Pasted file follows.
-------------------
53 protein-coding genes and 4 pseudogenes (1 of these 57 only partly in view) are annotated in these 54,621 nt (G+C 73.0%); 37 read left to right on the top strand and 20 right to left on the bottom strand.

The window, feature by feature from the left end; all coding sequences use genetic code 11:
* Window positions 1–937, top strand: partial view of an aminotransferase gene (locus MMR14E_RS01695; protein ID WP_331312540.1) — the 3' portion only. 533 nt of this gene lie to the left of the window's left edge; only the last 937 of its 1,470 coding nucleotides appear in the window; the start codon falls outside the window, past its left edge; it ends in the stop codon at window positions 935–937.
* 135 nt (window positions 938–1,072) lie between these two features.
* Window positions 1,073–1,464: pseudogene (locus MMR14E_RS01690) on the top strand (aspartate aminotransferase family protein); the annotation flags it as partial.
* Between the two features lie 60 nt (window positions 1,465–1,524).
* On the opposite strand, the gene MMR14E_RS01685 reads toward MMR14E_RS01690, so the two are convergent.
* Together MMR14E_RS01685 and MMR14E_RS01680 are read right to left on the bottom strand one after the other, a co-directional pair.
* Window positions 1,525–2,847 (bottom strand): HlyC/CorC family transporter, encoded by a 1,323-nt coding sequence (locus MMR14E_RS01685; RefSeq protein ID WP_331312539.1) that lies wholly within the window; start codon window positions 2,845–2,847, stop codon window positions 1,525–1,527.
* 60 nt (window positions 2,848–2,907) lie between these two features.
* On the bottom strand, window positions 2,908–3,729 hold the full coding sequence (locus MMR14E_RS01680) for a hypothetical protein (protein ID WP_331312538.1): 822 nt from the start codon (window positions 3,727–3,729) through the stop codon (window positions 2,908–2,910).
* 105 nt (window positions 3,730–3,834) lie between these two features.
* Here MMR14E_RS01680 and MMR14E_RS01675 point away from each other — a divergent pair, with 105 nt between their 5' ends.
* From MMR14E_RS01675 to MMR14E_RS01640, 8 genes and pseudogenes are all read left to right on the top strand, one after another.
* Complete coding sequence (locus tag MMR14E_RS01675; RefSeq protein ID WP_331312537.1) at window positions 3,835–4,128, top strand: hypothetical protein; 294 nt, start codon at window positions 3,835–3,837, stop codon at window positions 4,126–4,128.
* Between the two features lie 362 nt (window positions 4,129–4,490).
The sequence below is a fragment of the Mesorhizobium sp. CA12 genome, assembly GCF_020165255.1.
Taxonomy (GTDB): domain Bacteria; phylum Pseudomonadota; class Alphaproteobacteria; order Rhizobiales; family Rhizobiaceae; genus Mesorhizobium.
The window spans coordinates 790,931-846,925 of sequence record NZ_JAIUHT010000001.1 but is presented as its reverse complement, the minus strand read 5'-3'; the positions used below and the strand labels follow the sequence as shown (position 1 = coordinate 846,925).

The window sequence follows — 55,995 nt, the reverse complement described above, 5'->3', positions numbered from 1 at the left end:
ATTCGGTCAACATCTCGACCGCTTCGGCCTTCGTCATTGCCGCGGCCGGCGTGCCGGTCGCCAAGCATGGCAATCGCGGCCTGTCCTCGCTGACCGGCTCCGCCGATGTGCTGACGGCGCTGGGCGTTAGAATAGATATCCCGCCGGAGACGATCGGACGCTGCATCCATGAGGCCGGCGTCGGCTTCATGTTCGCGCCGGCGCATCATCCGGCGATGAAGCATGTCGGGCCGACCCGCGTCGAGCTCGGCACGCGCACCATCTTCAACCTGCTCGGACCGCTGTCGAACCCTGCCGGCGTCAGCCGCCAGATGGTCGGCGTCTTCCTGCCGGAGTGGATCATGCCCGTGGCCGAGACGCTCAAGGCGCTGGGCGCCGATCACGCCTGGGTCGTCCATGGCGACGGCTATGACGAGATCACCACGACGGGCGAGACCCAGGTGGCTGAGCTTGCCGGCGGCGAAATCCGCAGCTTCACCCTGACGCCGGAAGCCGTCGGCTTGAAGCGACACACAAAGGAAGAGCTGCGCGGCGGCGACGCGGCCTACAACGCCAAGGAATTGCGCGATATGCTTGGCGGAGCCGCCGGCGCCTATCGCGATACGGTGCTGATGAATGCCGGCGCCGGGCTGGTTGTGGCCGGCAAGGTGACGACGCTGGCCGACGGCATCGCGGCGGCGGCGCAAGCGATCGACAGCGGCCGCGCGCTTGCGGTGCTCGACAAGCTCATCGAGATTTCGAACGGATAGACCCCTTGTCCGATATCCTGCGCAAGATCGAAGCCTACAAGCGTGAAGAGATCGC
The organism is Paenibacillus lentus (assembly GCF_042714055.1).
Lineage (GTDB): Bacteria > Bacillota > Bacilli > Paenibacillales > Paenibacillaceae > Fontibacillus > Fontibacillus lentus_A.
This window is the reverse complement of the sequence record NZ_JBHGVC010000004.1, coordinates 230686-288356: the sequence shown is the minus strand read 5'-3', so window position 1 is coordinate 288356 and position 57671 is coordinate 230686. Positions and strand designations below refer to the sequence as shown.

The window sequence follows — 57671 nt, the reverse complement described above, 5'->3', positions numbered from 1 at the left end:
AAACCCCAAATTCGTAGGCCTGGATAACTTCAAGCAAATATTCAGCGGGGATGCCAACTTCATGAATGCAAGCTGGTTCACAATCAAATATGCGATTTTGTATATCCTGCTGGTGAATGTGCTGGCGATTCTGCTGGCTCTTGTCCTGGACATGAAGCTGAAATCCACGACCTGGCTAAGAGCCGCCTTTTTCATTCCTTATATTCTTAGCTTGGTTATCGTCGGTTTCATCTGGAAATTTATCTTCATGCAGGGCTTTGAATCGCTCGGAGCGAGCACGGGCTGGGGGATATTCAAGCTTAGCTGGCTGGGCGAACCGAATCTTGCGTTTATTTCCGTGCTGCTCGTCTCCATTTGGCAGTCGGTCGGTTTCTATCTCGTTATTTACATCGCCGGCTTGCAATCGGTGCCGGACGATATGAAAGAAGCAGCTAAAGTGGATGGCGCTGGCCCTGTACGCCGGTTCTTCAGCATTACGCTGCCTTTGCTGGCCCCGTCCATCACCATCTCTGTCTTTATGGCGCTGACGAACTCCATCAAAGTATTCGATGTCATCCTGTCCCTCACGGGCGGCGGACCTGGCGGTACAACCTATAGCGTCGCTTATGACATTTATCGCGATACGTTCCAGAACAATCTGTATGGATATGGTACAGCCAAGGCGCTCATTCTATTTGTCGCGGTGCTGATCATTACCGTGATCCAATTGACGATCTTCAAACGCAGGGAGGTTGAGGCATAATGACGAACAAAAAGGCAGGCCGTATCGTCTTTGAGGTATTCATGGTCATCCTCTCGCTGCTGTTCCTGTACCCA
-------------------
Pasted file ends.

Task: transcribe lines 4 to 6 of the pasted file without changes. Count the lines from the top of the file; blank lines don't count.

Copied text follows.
* 135 nt (window positions 938–1,072) lie between these two features.
* Window positions 1,073–1,464: pseudogene (locus MMR14E_RS01690) on the top strand (aspartate aminotransferase family protein); the annotation flags it as partial.
* Between the two features lie 60 nt (window positions 1,465–1,524).